Why your merchant banking customers may leave you for a competitor

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September 9, 2013

The legendary ad man Jay Chiat once said, “You start losing a client the moment you get it.” Something similar could be said about the banking industry. If you are an executive at a financial institution, increasing your customer retention rate is likely one of your top priorities. Studies have shown that increasing merchant banking customer loyalty by even a small margin can lead to a significantly improved bottom line for credit card processors because acquiring a new customer is so much more expensive than maintaining an old one. This post will help you understand some of the key reasons your customers may want to leave you for a competitor, and what you can do to convince them otherwise.

Reason 1 merchant banking customers leave: Rates

The prevailing reason for customers to leave is uncompetitive rates. Merchant credit card processing fees are a significant cost for many small businesses. Businesses that are charged 1 to 2 percent over the interchange rate are prime targets for competitors.

Let’s look at a concrete example; in a series of New York Times blog posts, one small business owner outlined his reasons for leaving his existing merchant card processor, and explained his journey to signing with a new one. From a short phone call from a competing merchant card processor, the author realized how obvious it was that he could cut costs by switching. What this shows is that in this tough economic climate, lucrative margins are no longer sustainable as competitors drive margins down and steal clients away.

To combat this danger, take initiatives to identify at-risk clients, such as those long-time clients who are paying higher margins than your average client pool. Introducing a rate match program for them will give you a strong defense when competitors knock on their door.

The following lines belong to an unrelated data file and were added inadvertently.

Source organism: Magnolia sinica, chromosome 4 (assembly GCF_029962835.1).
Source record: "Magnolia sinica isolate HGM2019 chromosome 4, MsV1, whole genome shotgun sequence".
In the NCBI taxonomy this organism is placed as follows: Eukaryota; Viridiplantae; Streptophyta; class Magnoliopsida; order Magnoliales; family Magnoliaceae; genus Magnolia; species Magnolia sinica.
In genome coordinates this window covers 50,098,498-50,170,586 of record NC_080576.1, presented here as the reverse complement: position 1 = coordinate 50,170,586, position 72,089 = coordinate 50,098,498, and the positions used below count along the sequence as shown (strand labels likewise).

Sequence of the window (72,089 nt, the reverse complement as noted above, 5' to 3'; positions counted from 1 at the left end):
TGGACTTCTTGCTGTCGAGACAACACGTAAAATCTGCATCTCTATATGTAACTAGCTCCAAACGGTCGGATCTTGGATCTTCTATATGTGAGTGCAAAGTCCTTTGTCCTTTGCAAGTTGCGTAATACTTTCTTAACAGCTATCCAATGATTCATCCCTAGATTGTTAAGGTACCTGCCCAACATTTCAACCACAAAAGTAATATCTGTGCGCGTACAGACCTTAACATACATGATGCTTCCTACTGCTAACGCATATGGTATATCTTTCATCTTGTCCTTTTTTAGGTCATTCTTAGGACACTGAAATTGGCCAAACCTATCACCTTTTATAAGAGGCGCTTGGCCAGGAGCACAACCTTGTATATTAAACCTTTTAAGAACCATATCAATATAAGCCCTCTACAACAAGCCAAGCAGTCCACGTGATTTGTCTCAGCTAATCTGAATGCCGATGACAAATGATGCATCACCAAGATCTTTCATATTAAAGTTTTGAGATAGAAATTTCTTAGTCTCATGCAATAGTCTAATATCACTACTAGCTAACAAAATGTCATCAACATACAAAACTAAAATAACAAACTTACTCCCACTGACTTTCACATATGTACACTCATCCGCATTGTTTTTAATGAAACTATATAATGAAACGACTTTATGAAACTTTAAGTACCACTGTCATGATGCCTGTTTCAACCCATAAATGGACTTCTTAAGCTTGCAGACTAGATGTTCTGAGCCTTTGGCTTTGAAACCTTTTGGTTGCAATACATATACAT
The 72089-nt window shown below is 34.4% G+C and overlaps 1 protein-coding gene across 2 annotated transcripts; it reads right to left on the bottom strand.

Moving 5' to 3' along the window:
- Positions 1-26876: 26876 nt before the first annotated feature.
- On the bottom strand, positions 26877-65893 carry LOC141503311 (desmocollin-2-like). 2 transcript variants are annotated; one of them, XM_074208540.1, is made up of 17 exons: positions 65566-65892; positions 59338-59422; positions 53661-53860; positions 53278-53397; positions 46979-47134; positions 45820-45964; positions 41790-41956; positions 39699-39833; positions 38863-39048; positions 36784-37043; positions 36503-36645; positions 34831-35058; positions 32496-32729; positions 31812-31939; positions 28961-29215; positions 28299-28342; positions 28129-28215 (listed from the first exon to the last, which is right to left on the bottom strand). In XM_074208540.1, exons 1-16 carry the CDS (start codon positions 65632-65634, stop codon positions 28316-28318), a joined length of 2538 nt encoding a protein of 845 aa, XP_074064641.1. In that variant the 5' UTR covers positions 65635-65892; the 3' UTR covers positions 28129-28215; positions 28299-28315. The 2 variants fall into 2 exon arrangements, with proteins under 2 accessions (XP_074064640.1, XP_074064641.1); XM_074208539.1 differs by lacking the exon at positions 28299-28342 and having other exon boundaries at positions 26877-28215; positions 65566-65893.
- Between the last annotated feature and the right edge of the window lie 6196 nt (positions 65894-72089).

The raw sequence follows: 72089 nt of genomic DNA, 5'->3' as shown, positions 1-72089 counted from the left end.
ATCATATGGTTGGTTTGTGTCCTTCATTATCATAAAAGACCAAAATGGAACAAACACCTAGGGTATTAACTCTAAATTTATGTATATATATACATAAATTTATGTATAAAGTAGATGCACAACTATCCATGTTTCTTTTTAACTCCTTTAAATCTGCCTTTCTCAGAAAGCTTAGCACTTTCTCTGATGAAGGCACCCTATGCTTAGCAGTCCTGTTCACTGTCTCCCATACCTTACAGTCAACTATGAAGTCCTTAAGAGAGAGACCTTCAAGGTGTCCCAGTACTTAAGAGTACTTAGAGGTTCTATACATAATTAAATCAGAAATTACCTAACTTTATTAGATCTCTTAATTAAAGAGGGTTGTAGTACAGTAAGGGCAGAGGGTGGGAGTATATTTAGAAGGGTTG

Reason 2 merchant banking customers leave: Customer service

The second most common reason for businesses to leave is poor customer service. For businesses that are operating with tight cash flow, they cannot afford to lose revenue due to their payment processor. When problems arise, they need to be dealt with swiftly. One bad experience could ruin a business and/or spoil the relationship forever.

The customer reviews of various merchant services institutions on the Better Business Bureau website offer great insight into the key areas that customers are unsatisfied with. For example, many businesses have stopped using merchant aggregators such as Paypal and Square due to their poor customer support. Delayed payment deposit, withheld transactions, and slow response to customer support inquiries are some of the most commonly cited complaints. Along with the complaints, many business owners state that they will never do business with these merchant services again, and warn others to not trust them.

The best way to ensure that your clients have positive experiences is to constantly improve business processes. Efficient business processes not only prevent problems from occurring, and but also fix problems quickly when they do arise.

Reason to leave 3: Account consolidation

Another reason why your customer may leave you is to consolidate accounts from multiple banks. If your clients use several different banks to meet their needs, then there is an opportunity for cross-selling across your product suite. Your bank needs to actively identify clients with cross-sell potential because your competitors are doing the same. The best time to identify cross-sell potential is immediately after customer onboarding. Studies have shown that new clients are much more receptive to cross-selling during the first month of using a new bank. Therefore, the best way to avoid losing customers to account consolidation is to implement smart business processes to recognize cross-sell opportunities early in a customer’s life cycle. Implementing single customer view can be an important step to achieving cross-sell efficiency, along with automated onboarding processes that leverage technology to accept and process applications digitally, providing customer data in digital format from the inception of the account.

There is no single solution to increase your customer retention rate. Utilizing a multi-faceted defense strategy will help protect your clients from competitors. Consider each of the three reasons customers switch processors, and look to aggressive rate programs, better business processes and automated, digital methods of onboarding new customers and identifying cross-sell opportunities to lift your competitiveness.